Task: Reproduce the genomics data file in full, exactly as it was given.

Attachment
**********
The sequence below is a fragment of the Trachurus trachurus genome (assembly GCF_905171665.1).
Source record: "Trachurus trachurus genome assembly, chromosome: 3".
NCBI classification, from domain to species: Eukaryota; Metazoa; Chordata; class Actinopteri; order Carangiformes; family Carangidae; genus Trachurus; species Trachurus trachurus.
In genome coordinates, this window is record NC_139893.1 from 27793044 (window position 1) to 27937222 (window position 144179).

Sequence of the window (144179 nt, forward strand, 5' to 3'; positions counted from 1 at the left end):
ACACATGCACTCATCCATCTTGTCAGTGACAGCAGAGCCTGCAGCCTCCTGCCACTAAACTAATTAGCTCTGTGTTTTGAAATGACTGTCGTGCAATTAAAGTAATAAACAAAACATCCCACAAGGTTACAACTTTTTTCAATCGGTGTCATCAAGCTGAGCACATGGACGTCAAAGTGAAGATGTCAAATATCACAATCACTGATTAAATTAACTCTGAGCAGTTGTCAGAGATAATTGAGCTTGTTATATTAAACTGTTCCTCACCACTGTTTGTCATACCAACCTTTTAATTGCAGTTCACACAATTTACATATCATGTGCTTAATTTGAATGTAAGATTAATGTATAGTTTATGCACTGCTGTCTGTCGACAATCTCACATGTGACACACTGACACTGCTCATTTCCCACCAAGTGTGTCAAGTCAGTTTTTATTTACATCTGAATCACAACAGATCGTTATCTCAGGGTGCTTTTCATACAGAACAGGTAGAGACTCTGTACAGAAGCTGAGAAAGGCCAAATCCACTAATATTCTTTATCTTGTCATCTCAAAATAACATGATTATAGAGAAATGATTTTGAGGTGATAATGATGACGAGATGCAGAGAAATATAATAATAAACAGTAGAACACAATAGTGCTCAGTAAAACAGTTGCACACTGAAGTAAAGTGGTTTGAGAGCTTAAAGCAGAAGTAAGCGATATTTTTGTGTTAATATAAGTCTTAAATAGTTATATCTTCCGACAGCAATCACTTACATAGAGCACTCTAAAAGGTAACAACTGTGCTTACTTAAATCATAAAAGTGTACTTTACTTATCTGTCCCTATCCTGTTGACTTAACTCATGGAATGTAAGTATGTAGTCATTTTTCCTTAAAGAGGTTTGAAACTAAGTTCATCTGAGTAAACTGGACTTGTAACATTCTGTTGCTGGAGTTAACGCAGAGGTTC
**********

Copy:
The sequence below is a fragment of the Trachurus trachurus genome (assembly GCF_905171665.1).
Source record: "Trachurus trachurus genome assembly, chromosome: 3".
NCBI classification, from domain to species: Eukaryota; Metazoa; Chordata; class Actinopteri; order Carangiformes; family Carangidae; genus Trachurus; species Trachurus trachurus.
In genome coordinates, this window is record NC_139893.1 from 27793044 (window position 1) to 27937222 (window position 144179).

Sequence of the window (144179 nt, forward strand, 5' to 3'; positions counted from 1 at the left end):
ACACATGCACTCATCCATCTTGTCAGTGACAGCAGAGCCTGCAGCCTCCTGCCACTAAACTAATTAGCTCTGTGTTTTGAAATGACTGTCGTGCAATTAAAGTAATAAACAAAACATCCCACAAGGTTACAACTTTTTTCAATCGGTGTCATCAAGCTGAGCACATGGACGTCAAAGTGAAGATGTCAAATATCACAATCACTGATTAAATTAACTCTGAGCAGTTGTCAGAGATAATTGAGCTTGTTATATTAAACTGTTCCTCACCACTGTTTGTCATACCAACCTTTTAATTGCAGTTCACACAATTTACATATCATGTGCTTAATTTGAATGTAAGATTAATGTATAGTTTATGCACTGCTGTCTGTCGACAATCTCACATGTGACACACTGACACTGCTCATTTCCCACCAAGTGTGTCAAGTCAGTTTTTATTTACATCTGAATCACAACAGATCGTTATCTCAGGGTGCTTTTCATACAGAACAGGTAGAGACTCTGTACAGAAGCTGAGAAAGGCCAAATCCACTAATATTCTTTATCTTGTCATCTCAAAATAACATGATTATAGAGAAATGATTTTGAGGTGATAATGATGACGAGATGCAGAGAAATATAATAATAAACAGTAGAACACAATAGTGCTCAGTAAAACAGTTGCACACTGAAGTAAAGTGGTTTGAGAGCTTAAAGCAGAAGTAAGCGATATTTTTGTGTTAATATAAGTCTTAAATAGTTATATCTTCCGACAGCAATCACTTACATAGAGCACTCTAAAAGGTAACAACTGTGCTTACTTAAATCATAAAAGTGTACTTTACTTATCTGTCCCTATCCTGTTGACTTAACTCATGGAATGTAAGTATGTAGTCATTTTTCCTTAAAGAGGTTTGAAACTAAGTTCATCTGAGTAAACTGGACTTGTAACATTCTGTTGCTGGAGTTAACGCAGAGGTTC